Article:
As sociologists deepen their examinations of human rights in their teaching, research, and thinking, it is essential that such work is conducted in a manner that is both mindful and critical of the knowledge we are building upon in sociology and human rights. As the authors of this volume reveal, creating sociological knowledge that examines human rights for the expansion of human rights is something that sociologists are well equipped to undertake, whether through the use of mathematics, comparative-historical analysis, the study of emotions, conversations, or social psychology. In these chapters you will find the roots of the study of human rights deep within sociological research and thinking as well as emerging techniques that will push the discipline as it seeks to expand understanding of human rights together with so many other aspects of the social condition.
Table of Contents
1. Introduction: Creating Knowledge About Human Rights Sociologically
David L. Brunsma, Keri E. Iyall Smith and Brian K. Gran
Amir B. Marvasti and Karyn D. McKinney
3. Mathematical Sociology
4. Ethnomethodology and Conversation Analysis
5. Comparative and Historical Sociology
Jean H. Quartaert and Benita Roth
6. Political Economy of the World-System
Tarique Niazi and Jeremy Hein
7. Social Psychology
Steven Hitlin and Matthew Andersson
8. Sociological Practice and Public Sociology
Jan Marie Fritz
9. Teaching and Learning
10. History of Sociology
J. I. (Hans) Bakker
Elizabeth A. Gill
13. Marxist Sociology
List of Acronyms
About the Contributors
David L. Brunsma is Professor of Sociology at Virginia Tech in Blacksburg, Virginia, USA. His areas of research include sociologies of human rights and human rights sociologies; racial identity and racism; cognitive sociology and epistemologies; and multiraciality and whiteness. He is currently founding co-editor of the journal Sociology of Race and Ethnicity, a former co-editor of Societies Without Borders: Human Rights and the Social Sciences, and section editor of the Race and Ethnicity section of Sociology Compass. He lives and loves with his family in Blacksburg, Virginia.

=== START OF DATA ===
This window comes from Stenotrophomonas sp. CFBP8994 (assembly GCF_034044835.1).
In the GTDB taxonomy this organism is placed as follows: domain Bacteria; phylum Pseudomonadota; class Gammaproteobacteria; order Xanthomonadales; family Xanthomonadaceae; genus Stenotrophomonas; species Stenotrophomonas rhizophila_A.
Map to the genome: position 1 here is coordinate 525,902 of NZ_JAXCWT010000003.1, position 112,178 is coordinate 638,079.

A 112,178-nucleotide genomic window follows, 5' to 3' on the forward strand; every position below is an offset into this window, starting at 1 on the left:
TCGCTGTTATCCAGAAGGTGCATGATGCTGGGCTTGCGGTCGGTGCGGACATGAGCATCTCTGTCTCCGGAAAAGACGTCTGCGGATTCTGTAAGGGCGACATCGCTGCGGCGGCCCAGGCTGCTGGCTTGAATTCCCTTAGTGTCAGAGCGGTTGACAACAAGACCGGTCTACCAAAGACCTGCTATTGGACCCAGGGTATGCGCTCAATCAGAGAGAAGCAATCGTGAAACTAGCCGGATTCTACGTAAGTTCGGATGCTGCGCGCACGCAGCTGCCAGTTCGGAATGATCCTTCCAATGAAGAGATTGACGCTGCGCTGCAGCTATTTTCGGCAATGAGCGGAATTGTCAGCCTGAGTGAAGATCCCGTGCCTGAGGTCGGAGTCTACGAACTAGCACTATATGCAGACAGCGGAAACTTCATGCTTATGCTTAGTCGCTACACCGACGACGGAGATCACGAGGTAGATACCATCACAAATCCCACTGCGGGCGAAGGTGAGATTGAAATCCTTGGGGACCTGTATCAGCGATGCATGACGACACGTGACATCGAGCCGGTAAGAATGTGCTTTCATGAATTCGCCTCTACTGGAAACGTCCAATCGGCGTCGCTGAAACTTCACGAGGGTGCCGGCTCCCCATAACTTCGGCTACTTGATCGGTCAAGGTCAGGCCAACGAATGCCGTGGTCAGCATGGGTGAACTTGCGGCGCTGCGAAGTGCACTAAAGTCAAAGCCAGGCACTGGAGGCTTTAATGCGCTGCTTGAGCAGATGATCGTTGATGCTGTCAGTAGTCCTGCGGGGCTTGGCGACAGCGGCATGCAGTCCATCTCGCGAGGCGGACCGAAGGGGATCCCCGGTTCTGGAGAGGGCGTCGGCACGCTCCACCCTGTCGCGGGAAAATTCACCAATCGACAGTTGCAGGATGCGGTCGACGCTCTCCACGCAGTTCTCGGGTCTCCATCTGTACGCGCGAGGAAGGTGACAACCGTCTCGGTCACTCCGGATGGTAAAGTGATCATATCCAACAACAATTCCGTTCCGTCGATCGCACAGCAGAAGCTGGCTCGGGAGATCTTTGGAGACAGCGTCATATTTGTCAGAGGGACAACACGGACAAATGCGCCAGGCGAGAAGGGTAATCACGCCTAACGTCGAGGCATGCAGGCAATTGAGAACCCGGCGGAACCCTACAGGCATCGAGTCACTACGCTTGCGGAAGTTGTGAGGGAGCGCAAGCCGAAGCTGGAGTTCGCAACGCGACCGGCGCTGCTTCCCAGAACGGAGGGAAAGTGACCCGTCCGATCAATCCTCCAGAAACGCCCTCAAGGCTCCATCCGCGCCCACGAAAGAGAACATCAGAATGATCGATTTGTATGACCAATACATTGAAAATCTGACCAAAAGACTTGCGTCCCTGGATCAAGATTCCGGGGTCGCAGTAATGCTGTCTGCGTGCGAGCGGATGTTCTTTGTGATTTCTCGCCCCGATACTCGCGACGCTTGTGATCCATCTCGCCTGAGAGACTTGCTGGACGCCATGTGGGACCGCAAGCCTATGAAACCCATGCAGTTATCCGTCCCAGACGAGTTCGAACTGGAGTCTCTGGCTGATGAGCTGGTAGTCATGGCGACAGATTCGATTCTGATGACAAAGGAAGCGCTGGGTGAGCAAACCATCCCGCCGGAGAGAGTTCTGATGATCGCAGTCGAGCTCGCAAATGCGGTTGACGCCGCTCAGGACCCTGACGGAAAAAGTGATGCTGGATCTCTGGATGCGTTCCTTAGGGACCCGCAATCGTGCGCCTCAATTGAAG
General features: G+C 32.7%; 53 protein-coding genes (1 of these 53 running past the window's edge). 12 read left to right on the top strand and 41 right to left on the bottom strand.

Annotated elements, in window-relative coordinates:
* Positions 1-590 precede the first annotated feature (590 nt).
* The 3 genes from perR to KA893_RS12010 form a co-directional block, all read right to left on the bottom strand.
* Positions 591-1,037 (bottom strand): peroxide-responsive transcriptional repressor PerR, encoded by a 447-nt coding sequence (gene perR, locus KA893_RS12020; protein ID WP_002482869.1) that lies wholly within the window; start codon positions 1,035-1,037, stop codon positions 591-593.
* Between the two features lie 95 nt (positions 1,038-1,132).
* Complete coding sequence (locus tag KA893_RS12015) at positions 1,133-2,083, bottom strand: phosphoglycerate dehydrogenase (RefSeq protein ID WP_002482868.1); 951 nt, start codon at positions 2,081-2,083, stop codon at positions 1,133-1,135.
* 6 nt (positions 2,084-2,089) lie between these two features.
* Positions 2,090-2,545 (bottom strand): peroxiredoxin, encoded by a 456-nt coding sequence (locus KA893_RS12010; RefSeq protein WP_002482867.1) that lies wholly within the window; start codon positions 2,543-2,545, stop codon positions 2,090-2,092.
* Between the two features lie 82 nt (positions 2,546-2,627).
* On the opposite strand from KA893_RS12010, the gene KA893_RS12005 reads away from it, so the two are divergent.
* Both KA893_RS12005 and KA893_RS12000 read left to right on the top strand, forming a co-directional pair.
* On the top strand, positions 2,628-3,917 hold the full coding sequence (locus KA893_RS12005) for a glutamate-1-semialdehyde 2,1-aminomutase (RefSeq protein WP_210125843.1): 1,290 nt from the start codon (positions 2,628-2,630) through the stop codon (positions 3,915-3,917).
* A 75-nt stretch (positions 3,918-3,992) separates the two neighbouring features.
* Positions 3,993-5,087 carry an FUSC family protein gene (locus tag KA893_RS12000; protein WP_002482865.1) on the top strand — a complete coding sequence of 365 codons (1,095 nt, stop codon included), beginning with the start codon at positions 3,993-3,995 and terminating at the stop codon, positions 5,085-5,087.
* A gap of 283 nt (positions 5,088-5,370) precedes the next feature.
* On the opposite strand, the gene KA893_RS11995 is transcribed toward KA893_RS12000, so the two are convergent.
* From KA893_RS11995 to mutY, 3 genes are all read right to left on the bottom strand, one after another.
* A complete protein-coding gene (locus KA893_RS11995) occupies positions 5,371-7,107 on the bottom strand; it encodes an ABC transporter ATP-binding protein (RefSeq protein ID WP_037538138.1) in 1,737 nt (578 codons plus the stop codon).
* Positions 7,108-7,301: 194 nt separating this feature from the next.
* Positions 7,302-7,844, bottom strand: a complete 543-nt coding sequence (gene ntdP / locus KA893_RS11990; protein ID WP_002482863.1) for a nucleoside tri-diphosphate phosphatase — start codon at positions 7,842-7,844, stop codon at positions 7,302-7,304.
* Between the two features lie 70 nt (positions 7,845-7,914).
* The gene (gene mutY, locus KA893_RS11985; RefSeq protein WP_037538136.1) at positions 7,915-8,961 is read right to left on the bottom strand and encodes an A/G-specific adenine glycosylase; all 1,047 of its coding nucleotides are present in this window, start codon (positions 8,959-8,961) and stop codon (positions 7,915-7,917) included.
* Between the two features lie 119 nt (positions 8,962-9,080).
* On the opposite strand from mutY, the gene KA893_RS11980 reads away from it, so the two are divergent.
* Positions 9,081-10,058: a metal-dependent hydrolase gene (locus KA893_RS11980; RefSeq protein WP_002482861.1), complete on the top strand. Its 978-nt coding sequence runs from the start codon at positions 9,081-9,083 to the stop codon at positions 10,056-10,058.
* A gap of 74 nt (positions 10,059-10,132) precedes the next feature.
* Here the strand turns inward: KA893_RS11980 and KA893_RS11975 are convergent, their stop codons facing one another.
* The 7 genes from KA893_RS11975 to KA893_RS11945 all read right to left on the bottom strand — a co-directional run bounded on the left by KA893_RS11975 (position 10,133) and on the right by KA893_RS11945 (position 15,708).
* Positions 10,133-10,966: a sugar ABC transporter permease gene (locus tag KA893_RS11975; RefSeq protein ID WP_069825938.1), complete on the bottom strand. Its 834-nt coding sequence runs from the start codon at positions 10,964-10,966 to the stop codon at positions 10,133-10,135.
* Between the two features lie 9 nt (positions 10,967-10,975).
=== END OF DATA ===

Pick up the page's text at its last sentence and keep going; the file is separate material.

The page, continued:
Keri E. Iyall Smith’s research explores the intersections between human rights, the state, and indigenous peoples. She is author of The State and Indigenous Movements (2006), editor of Sociology of Globalization (2012), and co-editor of several books, including Public Sociologies Reader (with Judith R. Blau, 2006) and Human Rights Of, By, and For the People (with Judith R. Blau and Louis E. Esparza, 2017). She is Associate Professor of Sociology at Suffolk University in Boston, Massachusetts, USA, where she teaches courses on globalization, sociological theory, indigenous peoples, and introductory sociology. She is a former vice president of Sociologists without Borders.
Brian K. Gran is a sociologist and lawyer whose research, teaching, and service revolve around law, human rights, and social policy. Gran has recently enjoyed invitations to give lectures to Seoul National University, Sungkyunkwan University, COST Action IS1409, and the UN Committee on Economic, Social and Cultural Rights. He edits Societies Without Borders: Human Rights and the Social Sciences and has been invited to serve on the inaugural advisory board of the Sociology Action Network. He was a British Academy Visiting Fellow and a Fulbright Scholar to Iceland. Gran is one of fourteen members of the US National Conference of Lawyers and Scientists.